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7 Basic Tips on Drafting a Cover Letter for a Humanitarian Job

Hunger, sickness, and poverty put a heavy burden on communities around the world. Humanitarians help by providing food, clean water, medicine, and other much-needed resources. These helpers are found in refugee camps, areas affected by natural disasters, and places with high poverty rates. Humanitarian careers exist in medicine, research, administration, advocacy, and more. How do you stand apart from the crowd when applying for a job? Your cover letter is a great opportunity to show a potential employer who you are and why you’re the right fit. Here are seven basic tips that will be helpful to getting started:

Stay focused on the organization’s mission

Before starting your cover letter, make sure you have a thorough understanding of the organization you’re trying to get a job with. Read the mission statements carefully and explore the types of programs the organization has. In your letter, you’ll need to show that you understand and are passionate about the organization’s goals beyond the basic qualifications.

Expand – don’t rehash – your resume

Cover letters are challenging because it can feel like you’re just repeating what’s on your resume. However, a cover letter is your opportunity to go beyond the bullet points. Look at the skills on your resume and expand on them, sharing why they make you the best candidate for the job. Explain how your accomplishments in your previous volunteer/work experience align with the job you’re applying for now.

Emphasize the most relevant skills and experiences that make you a good fit

As you begin your letter, study the job description closely. Think back on your experiences and skills. How could they be mobilized in this specific job that you want? Highlight your strongest skills and experiences, emphasizing examples of how they make you a good fit. Every cover letter that comes across a hiring manager’s desk will say something to the effect of “I’m qualified, so pick me.” Your letter can stand out by listing specifics.

Show how your skills have translated into success

Job descriptions always have a desired skills section. Things like “excellent written communication” or “organizing and planning” are common. Your cover letter is your chance to show how these skills got results. Anyone can claim they have a certain skill, but what kind of impact did it make in your previous jobs or volunteer experiences? If you were part of a successful team, be sure to highlight that, as well.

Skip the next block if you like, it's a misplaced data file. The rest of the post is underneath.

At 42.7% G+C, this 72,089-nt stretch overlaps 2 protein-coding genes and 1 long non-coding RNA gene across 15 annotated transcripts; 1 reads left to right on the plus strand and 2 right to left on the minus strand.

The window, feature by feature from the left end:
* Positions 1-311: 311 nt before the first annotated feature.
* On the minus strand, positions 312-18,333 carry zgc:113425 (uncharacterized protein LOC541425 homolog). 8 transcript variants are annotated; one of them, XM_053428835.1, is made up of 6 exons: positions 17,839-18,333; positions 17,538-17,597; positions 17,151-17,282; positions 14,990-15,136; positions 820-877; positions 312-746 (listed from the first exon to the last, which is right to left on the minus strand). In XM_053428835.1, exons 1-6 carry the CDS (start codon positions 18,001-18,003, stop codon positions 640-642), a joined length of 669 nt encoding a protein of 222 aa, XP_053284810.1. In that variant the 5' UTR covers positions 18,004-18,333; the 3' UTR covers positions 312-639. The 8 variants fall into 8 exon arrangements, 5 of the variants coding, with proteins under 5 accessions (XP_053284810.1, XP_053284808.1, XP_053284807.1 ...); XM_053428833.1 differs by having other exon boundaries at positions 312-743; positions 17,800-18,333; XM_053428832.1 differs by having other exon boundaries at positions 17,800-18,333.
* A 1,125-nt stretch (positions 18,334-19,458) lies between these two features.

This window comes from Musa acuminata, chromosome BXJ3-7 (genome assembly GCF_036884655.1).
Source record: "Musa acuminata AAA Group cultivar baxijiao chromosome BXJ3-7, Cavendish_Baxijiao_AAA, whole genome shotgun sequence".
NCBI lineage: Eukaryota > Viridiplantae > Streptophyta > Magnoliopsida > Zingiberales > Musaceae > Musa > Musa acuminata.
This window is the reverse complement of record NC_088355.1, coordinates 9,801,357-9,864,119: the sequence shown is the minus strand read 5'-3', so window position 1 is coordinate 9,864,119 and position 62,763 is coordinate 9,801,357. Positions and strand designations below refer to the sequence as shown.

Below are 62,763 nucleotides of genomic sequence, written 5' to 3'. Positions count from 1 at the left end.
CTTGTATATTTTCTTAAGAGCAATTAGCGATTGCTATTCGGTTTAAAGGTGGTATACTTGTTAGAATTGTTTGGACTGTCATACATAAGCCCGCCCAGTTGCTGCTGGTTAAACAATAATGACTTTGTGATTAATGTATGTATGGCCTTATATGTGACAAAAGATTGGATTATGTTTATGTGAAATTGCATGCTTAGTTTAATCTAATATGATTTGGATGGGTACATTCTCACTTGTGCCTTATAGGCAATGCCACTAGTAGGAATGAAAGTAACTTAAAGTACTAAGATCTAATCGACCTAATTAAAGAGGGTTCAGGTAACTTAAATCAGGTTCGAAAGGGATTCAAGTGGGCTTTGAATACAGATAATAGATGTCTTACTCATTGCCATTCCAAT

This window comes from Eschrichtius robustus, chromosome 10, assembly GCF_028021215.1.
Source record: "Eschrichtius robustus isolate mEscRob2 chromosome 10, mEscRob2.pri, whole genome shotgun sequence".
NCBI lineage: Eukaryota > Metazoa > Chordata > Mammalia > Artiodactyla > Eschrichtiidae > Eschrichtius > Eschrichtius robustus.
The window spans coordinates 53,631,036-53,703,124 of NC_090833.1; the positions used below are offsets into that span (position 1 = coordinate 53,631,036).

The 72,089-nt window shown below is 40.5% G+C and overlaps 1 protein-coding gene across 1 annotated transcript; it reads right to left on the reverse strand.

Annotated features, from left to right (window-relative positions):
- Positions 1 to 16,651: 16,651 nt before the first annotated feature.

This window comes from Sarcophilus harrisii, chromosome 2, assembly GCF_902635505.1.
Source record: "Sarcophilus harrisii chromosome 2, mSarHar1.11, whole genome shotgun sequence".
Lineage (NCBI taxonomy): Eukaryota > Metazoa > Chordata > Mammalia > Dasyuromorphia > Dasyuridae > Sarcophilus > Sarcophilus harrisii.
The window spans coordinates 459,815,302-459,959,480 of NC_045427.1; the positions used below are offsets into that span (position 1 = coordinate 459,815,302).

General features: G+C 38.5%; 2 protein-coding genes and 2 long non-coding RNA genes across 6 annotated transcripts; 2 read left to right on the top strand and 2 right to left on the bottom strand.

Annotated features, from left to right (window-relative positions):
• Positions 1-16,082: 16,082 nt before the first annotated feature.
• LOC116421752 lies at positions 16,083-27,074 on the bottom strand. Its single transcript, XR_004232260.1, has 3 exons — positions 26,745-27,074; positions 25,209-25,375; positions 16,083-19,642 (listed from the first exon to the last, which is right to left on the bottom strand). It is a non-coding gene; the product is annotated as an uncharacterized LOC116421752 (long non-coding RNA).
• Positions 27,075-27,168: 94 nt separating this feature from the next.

Be concise and to the point

As a general rule, cover letters should take up a single page. You aren’t writing an essay, so be as concise and to the point as you can. In your first draft, you might be a little long-winded as you’re getting your thoughts down on a page. Before you send it, you need to trim, trim, and trim again. Stay focused on the most relevant skills and experiences, so you avoid taking up space with generalizations that don’t apply specifically to the job. Choose punchy, direct wording that gets to the core of what you’re trying to say. Put yourself in a hiring manager’s shoes and imagine what they might think. Have you built a strong enough case for yourself in just a few paragraphs?

Give yourself lots of time to write (and proofread)

While cover letters are short, you should give yourself lots of time to draft one. As soon as you see a job you’re interested in, start working on the cover letter. Research the organization, study the job description, and examine how your own experiences and skills make you a good fit. Edit and proofread – your first draft of a cover letter should never be the one you send off. Ask people you know, especially those with similar work or volunteer experiences, to read your letter. This process catches mechanical issues that could dissuade a hiring manager from seriously considering you.

Write a unique cover letter for every job application

Perhaps you already have a cover letter from a previous humanitarian job application. While it may be tempting to use the same letter or just slightly tweak it, we recommend writing unique cover letters for each job. If a job is similar to one you’ve applied to previously, you will use the same skills and experiences to prove your qualifications. However, copying and pasting chunks isn’t the best choice. Refine your writing and think about how to convince this specific organization to hire you. As you write more cover letters, the process becomes smoother and quicker. You are almost guaranteed to receive rejections from jobs you want at some point. Let the disappointment motivate you to improve your cover letter for the next job.

About the author

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Emmaline Soken-Huberty

Emmaline Soken-Huberty is a freelance writer based in Portland, Oregon. She started to become interested in human rights while attending college, eventually getting a concentration in human rights and humanitarianism. LGBTQ+ rights, women’s rights, and climate change are of special concern to her. In her spare time, she can be found reading or enjoying Oregon’s natural beauty with her husband and dog.